This summer, Dr. Maxie Dunnam released a new devotional resource he developed while at home during the initial wave of coronavirus shutdowns. Saints Alive! 30 Days of Pilgrimage with the Saints is a rich, month-long set of readings; daily reflections aren’t just inspired by those who have come before; they have the tone of being in dialogue with these spiritual giants. Dunnam brings his own insights into conversation with names both familiar and unfamiliar: writers like William Law, Thomas à Kempis, Francis de Sales, Evelyn Underhill, John Wesley, and Bernard of Clairvaux. Decades ago, Upper Room Ministries published a collection of small booklets under the title Living Selections from the Great Devotional Classics – what Dunnam continues to refer to as his “box of saints,” a set of writings that has shaped his spiritual life over the years.
What becomes abundantly clear throughout this book is the ongoing need for timeless insight when the present feels urgent. The more pressing current events become, the more pressing the need to drill down into the very core of the gathered wisdom of the saints of the Church. When a plague surges and wildfires burn and levees do not hold, we need the voices of Christians who knew plague and burning and flood. What feels like uncharted territory for many leaders is not wholly uncharted in the life of the Church. Thankfully, as the rhythm of life together was profoundly disrupted, Dunnam reached for those who know how to sink into life in Christ, however near calamity strikes.
Recently, Maxie answered a few questions about his “box of saints” and the timeliness of their wisdom today.
Wesleyan Accent: In the introduction, you describe having what you think of as your “box of saints” – a set of booklets featuring spiritual writings from Christians across centuries. What do you think it is that makes their insight so enduring, across time and continents and language?
Maxie Dunnam: First of all, the issues they dealt with. They took our daily life seriously and dealt with everyday issues that are common to us: pride, envy, jealousy, selfishness, loneliness, relationships, illness, death and on and on. They also dealt with the issues that trouble us if we are serious about living the faith: the necessity of discipline, worship, prayer, a meaningful devotional life, silence, living with Scripture, mutual faith sharing, companionship, confession.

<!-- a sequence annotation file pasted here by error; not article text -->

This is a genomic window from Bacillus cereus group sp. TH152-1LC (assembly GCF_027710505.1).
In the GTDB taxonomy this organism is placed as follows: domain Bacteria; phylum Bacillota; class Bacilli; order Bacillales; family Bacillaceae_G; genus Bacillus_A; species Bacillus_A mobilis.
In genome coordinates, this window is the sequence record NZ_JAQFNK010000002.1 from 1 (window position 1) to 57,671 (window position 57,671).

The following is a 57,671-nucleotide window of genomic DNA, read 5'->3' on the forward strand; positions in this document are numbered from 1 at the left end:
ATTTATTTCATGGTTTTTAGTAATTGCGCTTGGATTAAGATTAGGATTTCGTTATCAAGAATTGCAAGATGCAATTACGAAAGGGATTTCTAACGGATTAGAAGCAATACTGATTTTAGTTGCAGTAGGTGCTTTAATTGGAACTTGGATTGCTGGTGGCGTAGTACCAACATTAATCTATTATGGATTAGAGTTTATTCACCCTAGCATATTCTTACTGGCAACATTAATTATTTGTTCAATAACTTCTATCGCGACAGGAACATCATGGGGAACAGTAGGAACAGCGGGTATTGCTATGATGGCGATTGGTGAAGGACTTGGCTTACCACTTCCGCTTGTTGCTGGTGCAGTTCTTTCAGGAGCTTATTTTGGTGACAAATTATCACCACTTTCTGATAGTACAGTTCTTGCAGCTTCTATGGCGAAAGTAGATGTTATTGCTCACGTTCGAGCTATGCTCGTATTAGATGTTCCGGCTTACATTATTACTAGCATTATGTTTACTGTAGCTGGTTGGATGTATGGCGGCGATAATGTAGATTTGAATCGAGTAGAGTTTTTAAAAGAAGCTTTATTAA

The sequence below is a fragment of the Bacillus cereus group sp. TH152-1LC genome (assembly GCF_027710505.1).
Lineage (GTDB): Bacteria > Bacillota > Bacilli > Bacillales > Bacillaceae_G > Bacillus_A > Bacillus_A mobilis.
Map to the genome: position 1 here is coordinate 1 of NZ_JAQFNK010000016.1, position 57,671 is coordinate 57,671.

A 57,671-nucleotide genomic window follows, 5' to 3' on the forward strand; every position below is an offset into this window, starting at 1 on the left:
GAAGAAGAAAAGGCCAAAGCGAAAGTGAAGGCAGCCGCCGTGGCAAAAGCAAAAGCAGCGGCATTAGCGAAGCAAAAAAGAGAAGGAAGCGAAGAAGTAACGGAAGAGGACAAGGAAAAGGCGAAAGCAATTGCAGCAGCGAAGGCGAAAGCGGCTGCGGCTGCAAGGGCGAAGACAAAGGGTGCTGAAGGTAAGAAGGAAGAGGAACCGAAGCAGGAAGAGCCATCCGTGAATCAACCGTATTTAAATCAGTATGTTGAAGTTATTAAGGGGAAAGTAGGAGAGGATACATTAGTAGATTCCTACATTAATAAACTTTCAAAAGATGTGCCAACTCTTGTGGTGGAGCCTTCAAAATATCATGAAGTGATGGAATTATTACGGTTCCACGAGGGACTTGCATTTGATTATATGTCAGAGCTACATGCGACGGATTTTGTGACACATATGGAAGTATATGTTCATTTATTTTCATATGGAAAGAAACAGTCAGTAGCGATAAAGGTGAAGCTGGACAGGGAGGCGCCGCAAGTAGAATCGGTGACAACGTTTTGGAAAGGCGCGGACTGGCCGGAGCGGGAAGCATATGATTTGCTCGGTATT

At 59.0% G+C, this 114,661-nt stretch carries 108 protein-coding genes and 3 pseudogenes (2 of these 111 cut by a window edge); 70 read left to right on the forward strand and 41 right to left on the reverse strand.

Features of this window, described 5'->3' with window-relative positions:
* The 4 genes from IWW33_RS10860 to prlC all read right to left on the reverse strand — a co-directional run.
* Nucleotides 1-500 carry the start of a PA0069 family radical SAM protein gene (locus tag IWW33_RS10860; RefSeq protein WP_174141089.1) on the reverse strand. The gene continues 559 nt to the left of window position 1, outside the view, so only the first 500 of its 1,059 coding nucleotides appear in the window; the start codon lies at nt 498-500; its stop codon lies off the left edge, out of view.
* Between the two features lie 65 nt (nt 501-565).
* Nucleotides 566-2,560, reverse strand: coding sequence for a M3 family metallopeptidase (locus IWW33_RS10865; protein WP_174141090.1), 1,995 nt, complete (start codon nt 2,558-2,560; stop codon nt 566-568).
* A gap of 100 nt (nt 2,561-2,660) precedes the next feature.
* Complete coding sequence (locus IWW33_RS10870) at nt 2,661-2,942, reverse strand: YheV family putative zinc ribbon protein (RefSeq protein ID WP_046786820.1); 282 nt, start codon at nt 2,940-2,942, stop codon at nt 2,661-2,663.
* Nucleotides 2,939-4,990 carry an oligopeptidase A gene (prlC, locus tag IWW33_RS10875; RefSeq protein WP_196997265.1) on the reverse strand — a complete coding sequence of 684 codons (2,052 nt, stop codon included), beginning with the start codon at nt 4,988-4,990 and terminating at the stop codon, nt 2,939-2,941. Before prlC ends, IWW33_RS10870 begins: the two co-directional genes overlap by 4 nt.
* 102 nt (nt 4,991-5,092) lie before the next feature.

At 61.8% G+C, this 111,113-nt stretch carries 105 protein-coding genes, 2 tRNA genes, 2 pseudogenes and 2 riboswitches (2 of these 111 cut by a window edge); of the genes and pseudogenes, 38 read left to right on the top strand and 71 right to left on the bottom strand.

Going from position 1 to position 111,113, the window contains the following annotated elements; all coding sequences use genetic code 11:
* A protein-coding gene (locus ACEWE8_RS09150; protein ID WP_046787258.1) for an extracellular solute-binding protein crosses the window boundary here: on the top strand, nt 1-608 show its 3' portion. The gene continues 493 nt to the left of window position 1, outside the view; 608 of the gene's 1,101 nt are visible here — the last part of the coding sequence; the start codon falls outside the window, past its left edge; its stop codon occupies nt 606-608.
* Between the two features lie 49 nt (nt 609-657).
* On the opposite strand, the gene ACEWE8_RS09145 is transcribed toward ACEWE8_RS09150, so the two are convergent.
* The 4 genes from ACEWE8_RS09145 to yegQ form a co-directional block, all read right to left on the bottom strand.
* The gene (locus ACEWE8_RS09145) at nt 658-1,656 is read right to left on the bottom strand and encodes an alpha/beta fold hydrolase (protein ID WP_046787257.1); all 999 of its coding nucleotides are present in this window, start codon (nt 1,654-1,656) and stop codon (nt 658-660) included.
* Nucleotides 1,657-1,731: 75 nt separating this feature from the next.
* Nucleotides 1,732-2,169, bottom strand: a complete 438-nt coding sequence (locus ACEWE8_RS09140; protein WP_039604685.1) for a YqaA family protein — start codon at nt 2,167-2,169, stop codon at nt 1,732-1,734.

WA: You invite readers to spend thirty days on soul pilgrimage with you as you engage with these profound Christian voices. During periods of crisis like we’ve experienced the past couple of years, you turn toward the “communion of saints,” the Body of Christ across time. How can remembering our fellowship in this wide span of the Church help give perspective in the middle of pandemic, wildfires, injustice, war, and hurricanes?
MD: The big dynamic is the communion of saints. I experience a wonderful mystery when I sit and reflect with these persons. I may or may not know the circumstances of their lives, but their thoughts and words give me a kind of oneness with them. The fact that others have valued their thoughts and words enough to preserve them through the centuries tells me that I need to pay attention to what they have to say. Our needs, suffering, questions, and problems make us one in our humanity; our faith makes us one in hope and Kingdom certainty.
WA: I was surprised to encounter a few writers I’d barely heard of, if at all. Sometimes the scope of spiritual insight from those who came before us around the world is just mind-boggling. Of those you interact with in these daily devotionals, is there one you most wish you could sit and talk with for an afternoon? (in addition to John Wesley, of course!)
MD: I would like to spend an afternoon with Saint Francis and Bonhoeffer. I am so unlike both. They both came from wealth and material privilege, which is foreign to me. Francis gave up his wealth, but Bonhoeffer never did. I’d like to talk about that. Both were passionate in their expression of the Gospel; I feel I am likewise. It would great, leading them to share with each other about how and why their passion was expressed. If I had to choose a time alone with one or the other, I would choose Francis, to talk about how I can be in but not of the world.
Saints Alive! 30 Days of Pilgrimage with the Saints works well both for personal use as well as small group or band reading discussion. It is available in both print and Kindle format by clicking here.
Featured image courtesy Alex Gindin via Unsplash.